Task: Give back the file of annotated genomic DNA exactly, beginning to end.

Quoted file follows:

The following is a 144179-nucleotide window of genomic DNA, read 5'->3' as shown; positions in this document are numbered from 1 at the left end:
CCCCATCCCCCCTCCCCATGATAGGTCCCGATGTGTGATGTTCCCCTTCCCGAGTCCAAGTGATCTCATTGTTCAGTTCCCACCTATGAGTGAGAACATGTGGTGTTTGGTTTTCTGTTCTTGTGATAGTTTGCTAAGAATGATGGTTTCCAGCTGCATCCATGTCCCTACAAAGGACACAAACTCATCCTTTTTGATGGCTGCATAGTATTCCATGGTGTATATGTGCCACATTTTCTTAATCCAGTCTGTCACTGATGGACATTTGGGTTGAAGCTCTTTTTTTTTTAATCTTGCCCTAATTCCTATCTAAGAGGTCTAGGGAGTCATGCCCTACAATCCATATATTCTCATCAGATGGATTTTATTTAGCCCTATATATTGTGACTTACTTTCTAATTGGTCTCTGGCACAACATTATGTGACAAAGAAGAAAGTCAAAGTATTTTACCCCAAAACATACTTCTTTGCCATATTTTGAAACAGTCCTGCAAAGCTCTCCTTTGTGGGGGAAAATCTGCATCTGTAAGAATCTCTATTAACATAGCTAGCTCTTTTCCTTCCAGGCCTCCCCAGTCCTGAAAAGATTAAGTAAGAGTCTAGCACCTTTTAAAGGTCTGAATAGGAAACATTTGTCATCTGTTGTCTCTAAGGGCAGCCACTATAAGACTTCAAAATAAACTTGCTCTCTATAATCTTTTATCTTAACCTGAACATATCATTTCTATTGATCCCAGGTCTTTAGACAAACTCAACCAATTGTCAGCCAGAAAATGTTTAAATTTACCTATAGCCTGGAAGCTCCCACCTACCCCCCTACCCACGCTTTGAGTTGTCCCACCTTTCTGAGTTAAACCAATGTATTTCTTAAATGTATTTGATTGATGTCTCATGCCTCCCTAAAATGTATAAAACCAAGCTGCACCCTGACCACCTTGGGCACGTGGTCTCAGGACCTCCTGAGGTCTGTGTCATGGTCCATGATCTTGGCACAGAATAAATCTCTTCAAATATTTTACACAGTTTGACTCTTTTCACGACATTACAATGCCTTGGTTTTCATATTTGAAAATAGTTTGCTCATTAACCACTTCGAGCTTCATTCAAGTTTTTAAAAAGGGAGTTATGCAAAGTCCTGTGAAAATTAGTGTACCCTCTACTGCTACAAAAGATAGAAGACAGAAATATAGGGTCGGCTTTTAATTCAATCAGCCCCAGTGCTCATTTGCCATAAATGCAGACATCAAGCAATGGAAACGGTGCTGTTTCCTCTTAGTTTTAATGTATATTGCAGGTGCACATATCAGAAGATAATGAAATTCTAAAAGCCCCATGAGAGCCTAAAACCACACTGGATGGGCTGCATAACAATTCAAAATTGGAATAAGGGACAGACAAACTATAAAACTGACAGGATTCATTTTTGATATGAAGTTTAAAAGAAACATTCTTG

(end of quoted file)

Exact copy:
The following is a 144179-nucleotide window of genomic DNA, read 5'->3' as shown; positions in this document are numbered from 1 at the left end:
CCCCATCCCCCCTCCCCATGATAGGTCCCGATGTGTGATGTTCCCCTTCCCGAGTCCAAGTGATCTCATTGTTCAGTTCCCACCTATGAGTGAGAACATGTGGTGTTTGGTTTTCTGTTCTTGTGATAGTTTGCTAAGAATGATGGTTTCCAGCTGCATCCATGTCCCTACAAAGGACACAAACTCATCCTTTTTGATGGCTGCATAGTATTCCATGGTGTATATGTGCCACATTTTCTTAATCCAGTCTGTCACTGATGGACATTTGGGTTGAAGCTCTTTTTTTTTTAATCTTGCCCTAATTCCTATCTAAGAGGTCTAGGGAGTCATGCCCTACAATCCATATATTCTCATCAGATGGATTTTATTTAGCCCTATATATTGTGACTTACTTTCTAATTGGTCTCTGGCACAACATTATGTGACAAAGAAGAAAGTCAAAGTATTTTACCCCAAAACATACTTCTTTGCCATATTTTGAAACAGTCCTGCAAAGCTCTCCTTTGTGGGGGAAAATCTGCATCTGTAAGAATCTCTATTAACATAGCTAGCTCTTTTCCTTCCAGGCCTCCCCAGTCCTGAAAAGATTAAGTAAGAGTCTAGCACCTTTTAAAGGTCTGAATAGGAAACATTTGTCATCTGTTGTCTCTAAGGGCAGCCACTATAAGACTTCAAAATAAACTTGCTCTCTATAATCTTTTATCTTAACCTGAACATATCATTTCTATTGATCCCAGGTCTTTAGACAAACTCAACCAATTGTCAGCCAGAAAATGTTTAAATTTACCTATAGCCTGGAAGCTCCCACCTACCCCCCTACCCACGCTTTGAGTTGTCCCACCTTTCTGAGTTAAACCAATGTATTTCTTAAATGTATTTGATTGATGTCTCATGCCTCCCTAAAATGTATAAAACCAAGCTGCACCCTGACCACCTTGGGCACGTGGTCTCAGGACCTCCTGAGGTCTGTGTCATGGTCCATGATCTTGGCACAGAATAAATCTCTTCAAATATTTTACACAGTTTGACTCTTTTCACGACATTACAATGCCTTGGTTTTCATATTTGAAAATAGTTTGCTCATTAACCACTTCGAGCTTCATTCAAGTTTTTAAAAAGGGAGTTATGCAAAGTCCTGTGAAAATTAGTGTACCCTCTACTGCTACAAAAGATAGAAGACAGAAATATAGGGTCGGCTTTTAATTCAATCAGCCCCAGTGCTCATTTGCCATAAATGCAGACATCAAGCAATGGAAACGGTGCTGTTTCCTCTTAGTTTTAATGTATATTGCAGGTGCACATATCAGAAGATAATGAAATTCTAAAAGCCCCATGAGAGCCTAAAACCACACTGGATGGGCTGCATAACAATTCAAAATTGGAATAAGGGACAGACAAACTATAAAACTGACAGGATTCATTTTTGATATGAAGTTTAAAAGAAACATTCTTG